EPA taking a second look at Desert Rock
Farmington, NM – Yesterday, the Environmental Protection Agency said they'd take a second look at a permit granted to a controversial coal-fired power plant known as Desert Rock. It's located on the Navajo reservation in northern New Mexico. Now the EPA is reconsidering. It could be an early signal of how the Obama administration plans to tackle air quality issues and even global warming. Arizona Public Radio's Daniel Kraker reports.
In this corner of New Mexico, the Navajo reservation is a Mars-like landscape of mesas and giant sandstone slabs jutting out of the red earth. Underneath the ground are huge reserves of coal.
This is where the power plant would be built, and it's where Elouise Brown, a veteran from the first Iraq war, is leading the fight against it.
"We're trying to preserve our water, and clean air quality, all of that stuff is going to affect each person that lives on this earth."
Brown's office, so to speak, is a plywood shack ten miles down a rutted dirt road. Inside she ladles up mutton stew and thick, black coffee. Outside, a bonfire burns near a flagpole snapping in the stiff winter wind. She says the power Desert Rock generates won't benefit the 40 percent of Navajos who live without electricity.
"It's going to go to Las Vegas or Phoenix, so maybe they should build it down there, or build it in front of Joe Shirley's front yard?"
Joe Shirley is president of the Navajo Nation, and one of the plant's strongest advocates.
"It means jobs for my people, 500 more of my people that will be able to put food on the table, put shoes on little feet."
Desert Rock is expected to generate 50 million dollars annually for the tribe, where about half of all adults are unemployed. Shirley believes it will help his people stand on their own two feet again.
"Once upon a time, we were very independent, very fierce, very proud, a lot of it was taken away, not all of it, we're trying to get that back. As a sovereign nation, we like to believe that we take care of our own, take care of our own business."
But Shirley blames outside environmental groups for standing in the tribe's path. When the EPA first issued its air permit last summer, a coalition of environmental groups appealed. Mike Eisenfeld is with the San Juan Citizens Alliance.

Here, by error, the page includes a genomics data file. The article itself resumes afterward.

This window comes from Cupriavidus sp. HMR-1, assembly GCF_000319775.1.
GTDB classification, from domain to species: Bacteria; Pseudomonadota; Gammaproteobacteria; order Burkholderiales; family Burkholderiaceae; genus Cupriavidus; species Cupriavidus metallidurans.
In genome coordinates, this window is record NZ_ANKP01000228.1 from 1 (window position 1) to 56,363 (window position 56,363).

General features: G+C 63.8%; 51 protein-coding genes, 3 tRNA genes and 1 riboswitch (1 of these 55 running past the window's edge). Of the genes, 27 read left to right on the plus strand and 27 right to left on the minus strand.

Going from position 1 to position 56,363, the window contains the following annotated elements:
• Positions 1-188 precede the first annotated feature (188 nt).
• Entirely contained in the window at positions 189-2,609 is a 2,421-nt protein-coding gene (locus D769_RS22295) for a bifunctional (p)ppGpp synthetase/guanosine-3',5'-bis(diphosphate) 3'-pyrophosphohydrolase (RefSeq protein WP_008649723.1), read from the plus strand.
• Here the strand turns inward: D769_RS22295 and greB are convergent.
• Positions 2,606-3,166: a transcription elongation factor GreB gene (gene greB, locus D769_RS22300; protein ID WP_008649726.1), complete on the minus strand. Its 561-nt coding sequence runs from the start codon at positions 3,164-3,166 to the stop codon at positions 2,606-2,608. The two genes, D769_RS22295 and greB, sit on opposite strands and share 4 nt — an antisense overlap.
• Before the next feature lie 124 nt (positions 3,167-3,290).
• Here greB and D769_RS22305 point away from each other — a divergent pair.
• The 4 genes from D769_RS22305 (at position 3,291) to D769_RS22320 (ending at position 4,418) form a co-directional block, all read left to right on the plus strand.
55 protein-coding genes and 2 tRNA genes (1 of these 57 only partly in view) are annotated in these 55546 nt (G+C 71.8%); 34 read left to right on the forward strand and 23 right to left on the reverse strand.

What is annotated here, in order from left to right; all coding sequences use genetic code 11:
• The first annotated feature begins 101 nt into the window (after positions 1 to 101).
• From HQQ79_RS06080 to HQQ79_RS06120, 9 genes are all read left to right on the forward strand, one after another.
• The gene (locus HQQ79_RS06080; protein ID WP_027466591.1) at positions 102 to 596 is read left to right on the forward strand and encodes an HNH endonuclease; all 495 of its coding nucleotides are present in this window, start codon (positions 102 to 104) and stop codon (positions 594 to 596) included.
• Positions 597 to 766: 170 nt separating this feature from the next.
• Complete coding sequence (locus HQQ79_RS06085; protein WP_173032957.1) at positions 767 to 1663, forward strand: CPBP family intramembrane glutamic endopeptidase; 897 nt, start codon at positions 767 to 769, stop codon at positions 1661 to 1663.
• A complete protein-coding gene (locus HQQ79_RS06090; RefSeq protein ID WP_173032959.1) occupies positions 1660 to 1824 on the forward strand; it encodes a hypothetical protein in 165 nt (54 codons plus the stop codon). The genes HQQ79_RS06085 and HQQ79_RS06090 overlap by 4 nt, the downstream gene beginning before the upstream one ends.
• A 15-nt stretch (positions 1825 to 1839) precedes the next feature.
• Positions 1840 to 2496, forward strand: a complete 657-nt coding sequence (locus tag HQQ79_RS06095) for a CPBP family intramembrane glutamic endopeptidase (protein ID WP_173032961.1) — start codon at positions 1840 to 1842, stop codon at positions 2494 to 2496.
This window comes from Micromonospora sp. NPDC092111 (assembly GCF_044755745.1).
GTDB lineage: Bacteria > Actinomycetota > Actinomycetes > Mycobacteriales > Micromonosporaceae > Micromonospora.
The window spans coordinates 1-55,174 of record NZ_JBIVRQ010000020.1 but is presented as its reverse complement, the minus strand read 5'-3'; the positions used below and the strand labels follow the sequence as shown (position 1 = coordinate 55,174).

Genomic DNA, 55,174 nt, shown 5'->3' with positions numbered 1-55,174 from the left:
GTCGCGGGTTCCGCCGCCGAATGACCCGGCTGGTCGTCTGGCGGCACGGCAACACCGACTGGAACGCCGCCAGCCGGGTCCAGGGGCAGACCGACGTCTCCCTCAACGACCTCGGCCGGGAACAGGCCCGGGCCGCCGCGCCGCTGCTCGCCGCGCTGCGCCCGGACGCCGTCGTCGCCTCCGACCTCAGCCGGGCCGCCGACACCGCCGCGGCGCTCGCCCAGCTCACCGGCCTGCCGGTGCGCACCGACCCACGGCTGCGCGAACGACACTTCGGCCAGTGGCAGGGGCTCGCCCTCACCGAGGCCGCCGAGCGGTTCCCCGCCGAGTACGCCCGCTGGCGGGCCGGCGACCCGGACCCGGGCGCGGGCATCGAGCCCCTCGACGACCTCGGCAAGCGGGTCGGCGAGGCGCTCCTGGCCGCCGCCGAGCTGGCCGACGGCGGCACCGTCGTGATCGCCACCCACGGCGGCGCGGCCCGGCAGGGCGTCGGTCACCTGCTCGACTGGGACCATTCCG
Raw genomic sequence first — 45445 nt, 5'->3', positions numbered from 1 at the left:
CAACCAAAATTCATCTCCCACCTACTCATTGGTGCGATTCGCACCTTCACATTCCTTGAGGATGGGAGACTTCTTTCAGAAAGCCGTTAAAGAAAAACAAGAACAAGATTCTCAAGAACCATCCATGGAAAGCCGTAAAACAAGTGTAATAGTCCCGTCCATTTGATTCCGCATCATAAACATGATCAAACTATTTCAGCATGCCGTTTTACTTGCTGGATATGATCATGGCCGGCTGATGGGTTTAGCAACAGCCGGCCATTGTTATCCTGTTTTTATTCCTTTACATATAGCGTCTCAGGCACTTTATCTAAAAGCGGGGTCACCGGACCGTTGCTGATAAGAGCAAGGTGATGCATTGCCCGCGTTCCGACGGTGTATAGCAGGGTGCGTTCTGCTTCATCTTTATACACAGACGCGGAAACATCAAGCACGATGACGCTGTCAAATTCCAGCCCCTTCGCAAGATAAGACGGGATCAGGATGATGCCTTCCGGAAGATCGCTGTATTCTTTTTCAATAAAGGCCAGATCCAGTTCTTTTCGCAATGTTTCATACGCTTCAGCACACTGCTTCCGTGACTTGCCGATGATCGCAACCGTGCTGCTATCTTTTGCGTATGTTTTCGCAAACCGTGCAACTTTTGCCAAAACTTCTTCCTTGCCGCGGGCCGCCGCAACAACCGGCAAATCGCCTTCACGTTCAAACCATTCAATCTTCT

"I have compassion for Mr. Shirley's position but I also think that a lot of times he refers to those of us who live on the border of the nation as foreigners, and we're all in this together. We suffer as well as a community from the existing air quality impacts of what's already here."
What's already here in the Four Corners region is two giant coal plants, as well as 35 thousand natural gas wells. But Desert Rock will contribute very little to local air pollution, says spokesman Frank Maisano.
"It's one of the cleanest coal plants that will ever be built to date, and frankly it's meeting a huge need where there's a vast power vacuum that needs to be filled in the next 3 or 4 years to keep the lights on, in a region that's going to continue to grow."
And that's the big question. How booming regions like the southwest are going to meet their growing electricity needs. Maisano says renewables can only get you so far.
"Solar and wind are going to be part of the mix, the problem is there's so much demand in the region, that you're going to have to have some sort of fossil mix as part of that."
The EPA will have the next say in whether Desert Rock will be part of that mix. And it's not just local air quality that regulators are beginning to focus on. They're also considering CUT (((new))) rules CUT (((on whether))) to limit greenhouse gas emissions from new coal plants...big contributors to global climate change. Since Desert Rock would pump out more than 10 million tons of carbon dioxide ever year, it could be an early test case of just how far the Obama administration is willing to go to reign in global warming.